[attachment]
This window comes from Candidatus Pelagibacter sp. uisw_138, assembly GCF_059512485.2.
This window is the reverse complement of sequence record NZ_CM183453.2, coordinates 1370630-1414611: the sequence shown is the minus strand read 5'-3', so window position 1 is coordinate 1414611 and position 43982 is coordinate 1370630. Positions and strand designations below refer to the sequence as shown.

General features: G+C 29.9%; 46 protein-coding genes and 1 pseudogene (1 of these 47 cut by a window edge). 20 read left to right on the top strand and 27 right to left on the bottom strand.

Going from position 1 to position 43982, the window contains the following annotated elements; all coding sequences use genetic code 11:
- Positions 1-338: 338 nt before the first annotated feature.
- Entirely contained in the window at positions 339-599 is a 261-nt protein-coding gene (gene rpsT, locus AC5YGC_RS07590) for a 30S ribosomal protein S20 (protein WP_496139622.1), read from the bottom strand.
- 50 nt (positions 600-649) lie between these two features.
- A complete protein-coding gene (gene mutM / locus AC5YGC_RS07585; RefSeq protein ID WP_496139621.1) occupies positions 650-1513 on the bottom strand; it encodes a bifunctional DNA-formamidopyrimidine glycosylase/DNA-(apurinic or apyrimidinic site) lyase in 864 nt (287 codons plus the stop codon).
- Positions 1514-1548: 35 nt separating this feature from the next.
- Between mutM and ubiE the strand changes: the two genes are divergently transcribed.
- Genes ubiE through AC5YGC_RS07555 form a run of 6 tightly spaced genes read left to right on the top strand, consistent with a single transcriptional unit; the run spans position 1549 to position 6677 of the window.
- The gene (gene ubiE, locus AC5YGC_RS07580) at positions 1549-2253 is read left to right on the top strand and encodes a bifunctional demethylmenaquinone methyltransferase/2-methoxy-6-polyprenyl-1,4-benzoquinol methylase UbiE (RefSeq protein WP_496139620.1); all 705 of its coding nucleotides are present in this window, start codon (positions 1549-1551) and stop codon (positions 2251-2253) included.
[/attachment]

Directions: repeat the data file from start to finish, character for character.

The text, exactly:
This window comes from Candidatus Pelagibacter sp. uisw_138, assembly GCF_059512485.2.
This window is the reverse complement of sequence record NZ_CM183453.2, coordinates 1370630-1414611: the sequence shown is the minus strand read 5'-3', so window position 1 is coordinate 1414611 and position 43982 is coordinate 1370630. Positions and strand designations below refer to the sequence as shown.

General features: G+C 29.9%; 46 protein-coding genes and 1 pseudogene (1 of these 47 cut by a window edge). 20 read left to right on the top strand and 27 right to left on the bottom strand.

Going from position 1 to position 43982, the window contains the following annotated elements; all coding sequences use genetic code 11:
- Positions 1-338: 338 nt before the first annotated feature.
- Entirely contained in the window at positions 339-599 is a 261-nt protein-coding gene (gene rpsT, locus AC5YGC_RS07590) for a 30S ribosomal protein S20 (protein WP_496139622.1), read from the bottom strand.
- 50 nt (positions 600-649) lie between these two features.
- A complete protein-coding gene (gene mutM / locus AC5YGC_RS07585; RefSeq protein ID WP_496139621.1) occupies positions 650-1513 on the bottom strand; it encodes a bifunctional DNA-formamidopyrimidine glycosylase/DNA-(apurinic or apyrimidinic site) lyase in 864 nt (287 codons plus the stop codon).
- Positions 1514-1548: 35 nt separating this feature from the next.
- Between mutM and ubiE the strand changes: the two genes are divergently transcribed.
- Genes ubiE through AC5YGC_RS07555 form a run of 6 tightly spaced genes read left to right on the top strand, consistent with a single transcriptional unit; the run spans position 1549 to position 6677 of the window.
- The gene (gene ubiE, locus AC5YGC_RS07580) at positions 1549-2253 is read left to right on the top strand and encodes a bifunctional demethylmenaquinone methyltransferase/2-methoxy-6-polyprenyl-1,4-benzoquinol methylase UbiE (RefSeq protein WP_496139620.1); all 705 of its coding nucleotides are present in this window, start codon (positions 1549-1551) and stop codon (positions 2251-2253) included.